Dogs are a highly social species, and most love attention and affection from their owners. From the moment they come into a home, dogs learn to obtain attention in a variety of appropriate — and inappropriate — ways.
Why do Dogs Whine?
Some of the more common nuisance behaviors in dogs, such as jumping, mouthing and whining, are unintentionally shaped and maintained by attention from owners. When dogs whine, their owners are likely to pet them, invite them up into their laps, push them away, talk to them or sometimes reprimand them. (And remember that negative attention is still attention, after all!) One of the most important tools in the dog owner’s toolkit is the use of timeout from attention for unwanted behavior. Owners must train themselves to avoid providing attention to a dog that is whining to get it.
Before implementing any behavioral intervention, you should first discuss the whining with your veterinarian. It is important to rule out any medical condition that might be causing the whining. Before implementing a timeout from attention for whining or any other behavior, you also must be certain that it is attention-seeking behavior.
For example, if your dog whines when you clip her nails, she may be communicating that she is hurt or uncomfortable with the procedure. Although you certainly should address this whining in its own right, a timeout from attention would not be an appropriate strategy in this context.
Some dogs also, for example, use a whine to request being let outside to urinate or defecate. If your dog whines for this reason and you implement a timeout, you may return to a puddle on the floor!
If you are not certain that your dog’s whining is being used only as a request for attention, seek the assistance of a board-certified animal behaviorist, veterinary behaviorist or certified dog trainer who can accurately assess the function of the whining before you attempt to address it.
How to Treat Attention-Seeking Whining with Timeouts
If the behavior is indeed attention-seeking behavior, a timeout should be implemented as follows:
Each and every time and as soon as your dog whines at you, say “No” in a short, firm voice (not yelling) and turn away from her for 10 seconds. Don’t say your dog’s name — only the “No.” Your timeout must occur 100 percent of the time, must be implemented by all family members and must be done immediately. A timeout that is delayed by even several seconds will lose its effectiveness.
Avoid looking at your dog, touching her or talking to her for at least 10 seconds during the timeout.
Each time she whines at you during the timeout, silently reset your 10-second clock. Do not repeat the “No”; simply go back to 1 and begin silently counting again. This will ensure that it has always been 10 seconds since the last whine before you return to her.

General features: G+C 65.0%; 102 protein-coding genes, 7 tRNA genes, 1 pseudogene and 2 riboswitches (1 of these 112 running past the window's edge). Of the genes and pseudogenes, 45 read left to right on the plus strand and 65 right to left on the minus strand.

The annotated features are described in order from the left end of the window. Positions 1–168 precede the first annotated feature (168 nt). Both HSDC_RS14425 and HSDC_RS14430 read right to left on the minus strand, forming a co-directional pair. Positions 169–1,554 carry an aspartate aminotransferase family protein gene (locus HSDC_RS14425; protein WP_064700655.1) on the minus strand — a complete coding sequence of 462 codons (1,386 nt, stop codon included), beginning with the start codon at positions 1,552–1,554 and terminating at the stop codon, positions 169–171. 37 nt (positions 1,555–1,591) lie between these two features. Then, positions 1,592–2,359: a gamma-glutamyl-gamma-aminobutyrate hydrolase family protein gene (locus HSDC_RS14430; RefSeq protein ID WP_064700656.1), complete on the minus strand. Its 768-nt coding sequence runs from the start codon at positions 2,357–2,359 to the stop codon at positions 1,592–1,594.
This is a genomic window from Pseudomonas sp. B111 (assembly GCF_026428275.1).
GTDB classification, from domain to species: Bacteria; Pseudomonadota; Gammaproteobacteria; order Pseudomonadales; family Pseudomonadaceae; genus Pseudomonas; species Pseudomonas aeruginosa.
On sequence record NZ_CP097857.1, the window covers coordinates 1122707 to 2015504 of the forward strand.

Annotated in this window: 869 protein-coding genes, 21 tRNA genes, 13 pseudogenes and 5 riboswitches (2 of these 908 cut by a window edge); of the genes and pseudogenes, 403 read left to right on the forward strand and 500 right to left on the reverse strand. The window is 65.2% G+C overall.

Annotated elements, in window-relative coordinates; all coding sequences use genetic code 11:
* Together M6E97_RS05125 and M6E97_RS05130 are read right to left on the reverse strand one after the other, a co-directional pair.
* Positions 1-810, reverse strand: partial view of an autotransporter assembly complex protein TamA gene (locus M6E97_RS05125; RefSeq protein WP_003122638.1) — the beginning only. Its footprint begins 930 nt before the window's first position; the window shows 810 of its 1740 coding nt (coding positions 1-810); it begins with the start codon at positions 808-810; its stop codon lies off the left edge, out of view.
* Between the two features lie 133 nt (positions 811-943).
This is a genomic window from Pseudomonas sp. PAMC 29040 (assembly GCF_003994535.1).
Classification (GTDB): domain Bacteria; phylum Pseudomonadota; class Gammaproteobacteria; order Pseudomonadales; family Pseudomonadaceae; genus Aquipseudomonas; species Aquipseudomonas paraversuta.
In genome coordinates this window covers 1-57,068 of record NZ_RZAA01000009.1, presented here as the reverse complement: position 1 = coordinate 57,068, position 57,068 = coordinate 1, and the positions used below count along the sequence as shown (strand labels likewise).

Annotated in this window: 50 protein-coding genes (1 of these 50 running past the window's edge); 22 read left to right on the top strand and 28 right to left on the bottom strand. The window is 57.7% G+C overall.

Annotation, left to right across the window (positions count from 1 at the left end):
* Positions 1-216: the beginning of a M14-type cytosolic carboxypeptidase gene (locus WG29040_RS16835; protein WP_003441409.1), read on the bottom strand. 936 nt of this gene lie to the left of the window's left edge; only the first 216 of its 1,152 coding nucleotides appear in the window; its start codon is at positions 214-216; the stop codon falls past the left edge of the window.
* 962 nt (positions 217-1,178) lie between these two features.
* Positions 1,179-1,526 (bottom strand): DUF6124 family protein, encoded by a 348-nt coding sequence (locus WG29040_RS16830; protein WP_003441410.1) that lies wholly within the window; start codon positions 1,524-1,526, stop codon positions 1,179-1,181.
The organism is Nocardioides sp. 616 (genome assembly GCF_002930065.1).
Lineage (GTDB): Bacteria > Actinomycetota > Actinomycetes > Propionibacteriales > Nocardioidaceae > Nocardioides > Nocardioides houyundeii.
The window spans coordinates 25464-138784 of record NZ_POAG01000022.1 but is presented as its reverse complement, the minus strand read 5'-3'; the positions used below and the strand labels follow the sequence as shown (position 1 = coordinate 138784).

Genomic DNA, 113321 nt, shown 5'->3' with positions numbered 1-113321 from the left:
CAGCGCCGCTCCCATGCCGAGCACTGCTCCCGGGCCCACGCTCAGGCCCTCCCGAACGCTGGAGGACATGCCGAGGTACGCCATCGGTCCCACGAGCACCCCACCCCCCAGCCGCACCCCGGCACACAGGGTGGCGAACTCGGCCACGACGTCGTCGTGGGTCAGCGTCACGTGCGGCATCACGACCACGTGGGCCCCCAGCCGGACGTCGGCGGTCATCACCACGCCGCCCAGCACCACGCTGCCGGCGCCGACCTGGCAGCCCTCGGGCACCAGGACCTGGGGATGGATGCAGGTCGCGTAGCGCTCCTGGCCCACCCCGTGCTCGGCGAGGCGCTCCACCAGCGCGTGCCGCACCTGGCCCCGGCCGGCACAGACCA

After 10 seconds without any whining, return to whatever it was you were doing before the timeout began. If you were playing with her before the timeout, continue playing. If you were doing your taxes when the timeout began, return to doing your taxes. In other words, don’t follow timeout with a play session or any other attention if you weren’t already playing with her before the timeout began.
You should not be angry during the timeout. Keep your emotions cool and calm. The timeout is simply a teaching tool, not a way to get revenge on your dog or make her feel bad. The goal is to teach your dog that whining will not produce attention, while appropriate behavior will.
Never use a timeout with your dog without also having a plan in place for the reinforcement of good behavior. That means you should always be looking to provide attention to your dog when she is being appropriate throughout the day. Dogs offer so many good behaviors every day that too often go unnoticed. We must catch these behaviors and reward them with praise, affection and play, or our dogs will learn that good behavior brings them nothing from their owners.
This is especially important when you begin using the timeout for whining. You don’t want to provide your dog with less attention overall throughout the day; you simply want to be sure you are giving that attention only while she is being quiet and not while she is whining. To do this, provide attention to your dog for being quiet at least 10 times a day. That is, find her when she is walking toward you quietly, chewing a toy or sitting silently by your feet. Go to her at these times and provide a few minutes of attention, praise, belly rubs or toy play. In this way, she gets your love and attention for doing almost nothing at all!
Written by Megan E. Maxwell, PhD